3. Basically, you lay everything out according to the colored tabs that indicate where the tent poles should be placed, and then snap the tent poles into position and put them into the corresponding colored tabs that match.
  4. My early views of the tent were positive, but I couldn’t provide a definitive assessment of it until I had put it through its paces.

2 Trips With REI Quarter Dome 1

That was the case when I took it with me on my two excursions with Adventure Cycling in the summer of 2014. The Colorado Family Fun Ride was the first excursion on the itinerary. Having this tent was a godsend since it was so small and compact that I didn’t even realize it was there until I looked around. I had brought my backpacking bag with me for the trip, and I just put my tent into the bottom of the camping bag. Because I was able to put up my tent in a short amount of time, I was able to assist my teammates with other chores as tour leaders.

Because of the tiny floor arrangement, I was able to squeeze through spots that were a little more difficult for other participants’ larger tents to fit through.

We had rain and wind on a couple of days of our journey, but my little tent held up admirably and was not blown away, and my belongings remained dry and protected.

The True Test

On my two excursions with Adventure Cycling, I took it with me, and it was a big hit. The Colorado Family Fun Ride was the inaugural excursion. Having this tent was a godsend since it was so small and compact that I didn’t even realize it was there until I got closer. I basically packed my tent into the bottom of my hiking bag for that trip because I had it with me. Because I was able to put up my tent in a short amount of time, I was able to assist my teammates with various tour-related activities.

It was easy for me to fit between spots that were a little more difficult for some of the other participants’ larger tents because of the narrow floor arrangement.

Who should buy the REI Quarter Dome 1

  • Someone who is searching for a lightweight, three-season tent that is both quick and simple to put up and disassemble
  • Someone who spends their time camping in areas where there is little or no precipitation
  • Someone who travels light and does not have a lot of belongings to store in the vestibule
  • A person who is considering purchasing a sleeping bag, but who wants to be able to sit up at night
  • Someone who is considering purchasing a sleeping bag, but who wants to be able to sit up at night

Who should NOT buy the REI Quarter Dome 1

  • Someone who stands at least 6 feet tall (or taller). No vertical foot room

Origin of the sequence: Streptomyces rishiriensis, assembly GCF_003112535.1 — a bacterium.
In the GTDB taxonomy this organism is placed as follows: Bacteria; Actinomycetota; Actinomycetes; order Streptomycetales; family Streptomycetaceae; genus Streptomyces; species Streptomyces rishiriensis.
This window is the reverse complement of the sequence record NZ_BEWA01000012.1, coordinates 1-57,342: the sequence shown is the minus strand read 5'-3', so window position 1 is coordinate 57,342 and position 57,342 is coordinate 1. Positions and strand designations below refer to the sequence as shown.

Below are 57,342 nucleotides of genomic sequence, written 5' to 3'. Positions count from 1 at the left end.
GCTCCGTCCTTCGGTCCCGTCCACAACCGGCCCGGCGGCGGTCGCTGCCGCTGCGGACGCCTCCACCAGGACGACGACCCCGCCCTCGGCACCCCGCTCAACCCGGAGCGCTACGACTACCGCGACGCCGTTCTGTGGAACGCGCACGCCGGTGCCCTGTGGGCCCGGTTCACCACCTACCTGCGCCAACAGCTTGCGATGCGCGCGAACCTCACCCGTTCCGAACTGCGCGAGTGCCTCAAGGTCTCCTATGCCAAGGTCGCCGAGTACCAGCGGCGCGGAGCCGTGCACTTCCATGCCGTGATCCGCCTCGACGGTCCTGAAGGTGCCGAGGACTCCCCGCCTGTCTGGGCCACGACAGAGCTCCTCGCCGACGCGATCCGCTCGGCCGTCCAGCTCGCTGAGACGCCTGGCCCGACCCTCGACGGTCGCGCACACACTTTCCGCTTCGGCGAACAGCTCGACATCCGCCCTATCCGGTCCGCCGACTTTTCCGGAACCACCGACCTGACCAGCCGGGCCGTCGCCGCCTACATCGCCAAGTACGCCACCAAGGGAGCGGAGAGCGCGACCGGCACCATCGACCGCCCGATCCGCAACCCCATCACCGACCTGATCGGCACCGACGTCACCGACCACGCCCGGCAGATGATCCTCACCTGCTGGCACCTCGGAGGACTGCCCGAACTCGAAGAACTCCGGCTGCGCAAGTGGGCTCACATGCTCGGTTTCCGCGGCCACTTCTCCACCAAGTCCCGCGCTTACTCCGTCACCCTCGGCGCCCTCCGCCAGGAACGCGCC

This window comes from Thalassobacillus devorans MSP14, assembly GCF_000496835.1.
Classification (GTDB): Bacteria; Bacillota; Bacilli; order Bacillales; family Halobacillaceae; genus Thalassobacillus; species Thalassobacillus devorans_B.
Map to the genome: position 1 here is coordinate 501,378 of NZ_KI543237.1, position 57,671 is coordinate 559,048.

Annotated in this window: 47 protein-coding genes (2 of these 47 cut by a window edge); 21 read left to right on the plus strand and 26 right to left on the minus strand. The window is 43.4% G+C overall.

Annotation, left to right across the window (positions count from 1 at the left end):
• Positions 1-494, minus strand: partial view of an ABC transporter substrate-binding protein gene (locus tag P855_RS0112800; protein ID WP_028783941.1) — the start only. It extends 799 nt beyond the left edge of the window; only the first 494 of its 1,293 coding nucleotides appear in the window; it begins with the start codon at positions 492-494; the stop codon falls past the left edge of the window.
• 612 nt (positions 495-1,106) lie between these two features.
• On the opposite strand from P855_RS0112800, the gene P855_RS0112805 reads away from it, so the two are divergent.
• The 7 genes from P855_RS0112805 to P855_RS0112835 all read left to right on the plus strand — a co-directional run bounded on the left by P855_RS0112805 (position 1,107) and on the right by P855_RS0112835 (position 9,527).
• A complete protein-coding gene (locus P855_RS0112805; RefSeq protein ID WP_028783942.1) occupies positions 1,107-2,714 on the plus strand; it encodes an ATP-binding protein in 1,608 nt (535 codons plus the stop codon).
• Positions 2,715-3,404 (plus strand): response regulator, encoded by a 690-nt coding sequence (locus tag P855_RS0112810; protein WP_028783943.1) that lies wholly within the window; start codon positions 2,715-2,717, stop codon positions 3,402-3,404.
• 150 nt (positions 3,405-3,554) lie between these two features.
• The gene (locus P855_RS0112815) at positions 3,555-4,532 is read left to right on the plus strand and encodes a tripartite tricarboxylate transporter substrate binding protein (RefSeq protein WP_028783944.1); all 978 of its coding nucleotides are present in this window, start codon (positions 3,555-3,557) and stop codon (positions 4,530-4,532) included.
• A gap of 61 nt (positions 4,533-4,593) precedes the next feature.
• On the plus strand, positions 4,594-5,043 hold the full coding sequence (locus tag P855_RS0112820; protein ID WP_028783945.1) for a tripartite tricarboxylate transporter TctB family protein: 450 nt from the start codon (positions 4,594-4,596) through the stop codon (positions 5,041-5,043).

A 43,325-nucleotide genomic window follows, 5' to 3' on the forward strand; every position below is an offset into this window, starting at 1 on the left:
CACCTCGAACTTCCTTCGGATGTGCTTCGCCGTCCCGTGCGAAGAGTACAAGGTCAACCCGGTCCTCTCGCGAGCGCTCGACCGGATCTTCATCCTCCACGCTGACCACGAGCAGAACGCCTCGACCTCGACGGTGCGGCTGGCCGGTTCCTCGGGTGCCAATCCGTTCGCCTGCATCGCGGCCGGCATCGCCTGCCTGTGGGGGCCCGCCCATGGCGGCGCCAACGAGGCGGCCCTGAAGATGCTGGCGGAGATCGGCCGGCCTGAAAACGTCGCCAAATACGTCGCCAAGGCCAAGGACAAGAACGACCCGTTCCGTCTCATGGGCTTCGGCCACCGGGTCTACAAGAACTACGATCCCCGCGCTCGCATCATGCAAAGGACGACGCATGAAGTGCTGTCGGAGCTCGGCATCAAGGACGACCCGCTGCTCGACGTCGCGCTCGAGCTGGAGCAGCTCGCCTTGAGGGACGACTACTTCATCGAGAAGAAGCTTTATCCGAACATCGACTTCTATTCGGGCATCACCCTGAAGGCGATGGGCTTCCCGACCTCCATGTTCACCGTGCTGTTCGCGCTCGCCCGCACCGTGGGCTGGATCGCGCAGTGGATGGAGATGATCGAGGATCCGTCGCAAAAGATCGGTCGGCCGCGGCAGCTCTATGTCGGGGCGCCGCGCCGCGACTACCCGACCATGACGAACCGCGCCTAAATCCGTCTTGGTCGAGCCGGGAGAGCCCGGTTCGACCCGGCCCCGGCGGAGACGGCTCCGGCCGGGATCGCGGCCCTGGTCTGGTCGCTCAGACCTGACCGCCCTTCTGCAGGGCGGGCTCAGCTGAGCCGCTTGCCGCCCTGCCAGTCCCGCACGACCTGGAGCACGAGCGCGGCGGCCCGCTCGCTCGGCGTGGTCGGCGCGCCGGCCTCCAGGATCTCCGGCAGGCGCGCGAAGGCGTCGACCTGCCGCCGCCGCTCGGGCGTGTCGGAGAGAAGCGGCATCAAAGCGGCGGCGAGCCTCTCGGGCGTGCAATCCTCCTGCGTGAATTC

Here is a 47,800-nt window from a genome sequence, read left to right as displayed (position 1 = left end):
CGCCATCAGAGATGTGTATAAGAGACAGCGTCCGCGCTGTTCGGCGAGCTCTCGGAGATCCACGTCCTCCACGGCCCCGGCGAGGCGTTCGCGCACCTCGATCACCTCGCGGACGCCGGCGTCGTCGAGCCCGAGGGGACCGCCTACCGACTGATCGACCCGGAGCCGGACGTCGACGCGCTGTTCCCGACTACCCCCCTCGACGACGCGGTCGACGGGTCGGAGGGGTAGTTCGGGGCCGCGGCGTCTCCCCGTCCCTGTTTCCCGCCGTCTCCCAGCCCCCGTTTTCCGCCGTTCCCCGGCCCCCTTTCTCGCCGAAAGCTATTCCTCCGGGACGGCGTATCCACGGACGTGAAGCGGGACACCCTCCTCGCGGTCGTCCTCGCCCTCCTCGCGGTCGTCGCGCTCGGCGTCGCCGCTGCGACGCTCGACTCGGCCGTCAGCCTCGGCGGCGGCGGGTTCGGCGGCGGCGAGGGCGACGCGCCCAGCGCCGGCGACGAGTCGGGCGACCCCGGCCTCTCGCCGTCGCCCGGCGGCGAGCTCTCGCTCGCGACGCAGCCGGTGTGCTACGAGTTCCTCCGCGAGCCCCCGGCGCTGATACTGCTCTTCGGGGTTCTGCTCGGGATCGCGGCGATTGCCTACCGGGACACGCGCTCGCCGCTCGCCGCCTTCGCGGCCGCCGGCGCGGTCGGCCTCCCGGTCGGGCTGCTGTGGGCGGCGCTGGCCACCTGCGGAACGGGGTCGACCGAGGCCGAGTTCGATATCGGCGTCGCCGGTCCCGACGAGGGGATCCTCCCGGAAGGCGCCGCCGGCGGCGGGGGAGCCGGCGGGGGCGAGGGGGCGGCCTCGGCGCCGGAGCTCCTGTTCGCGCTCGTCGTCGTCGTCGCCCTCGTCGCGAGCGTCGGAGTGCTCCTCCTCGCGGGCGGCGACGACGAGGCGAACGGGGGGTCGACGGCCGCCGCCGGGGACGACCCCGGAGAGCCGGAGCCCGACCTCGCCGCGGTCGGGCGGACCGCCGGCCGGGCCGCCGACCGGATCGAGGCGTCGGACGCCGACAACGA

• Someone who need extensive rain protection
  • Someone concerned about condensation build-up
  • Someone who is exclusively on a bicycle tour. The importance of comfort cannot be overstated.

My Wish List

  1. Improvements in rain protection– Is it really so difficult to make the rain drop for an inch longer? My primary complaint about this tent, and one of the main reasons why I will not recommend it entirely, is that it is too small. Two doors– It’s possible that I’m simply accustomed to having the convenience of two doors in my previous REI Quarter Dome 2, but being able to store my stuff on both sides of my tent and having the choice to enter and depart through two doors is quite convenient. Extra pockets on the interior– Having more pockets on the inside for my belongings would be really convenient. Occasionally, the contents of the top pocket became so crammed that they began to tumble out onto my head
  2. Other times, the contents were too stuffed to fall out.

The Video

Watch the video below to see an in-depth assessment of the REI Quarter Dome 1 tent, which I created for my Gear Review channel.

Buy Yours Here

TheREI Quarter Dome 1 and/or thefootprint are available for purchase through the links provided. Please let me know if you have a REI Quarter Dome 1 tent for sale. I’d be interested in hearing your thoughts on this tent. In what ways do you agree or disagree with my assessment? Disclosing a Potentially Material Connection: Some of the links in the preceding post are “affiliate links,” which means they are paid for by the company that provided the connection. This means that if you click on the link and make a purchase, I will earn a commission on the sale.

I’m declaring this in compliance with the Federal Trade Commission’s 16 CFR, Part 255: “Guides Concerning the Use of Endorsements and Testimonials in Advertising,” which states that “endorsements and testimonials in advertising are prohibited.”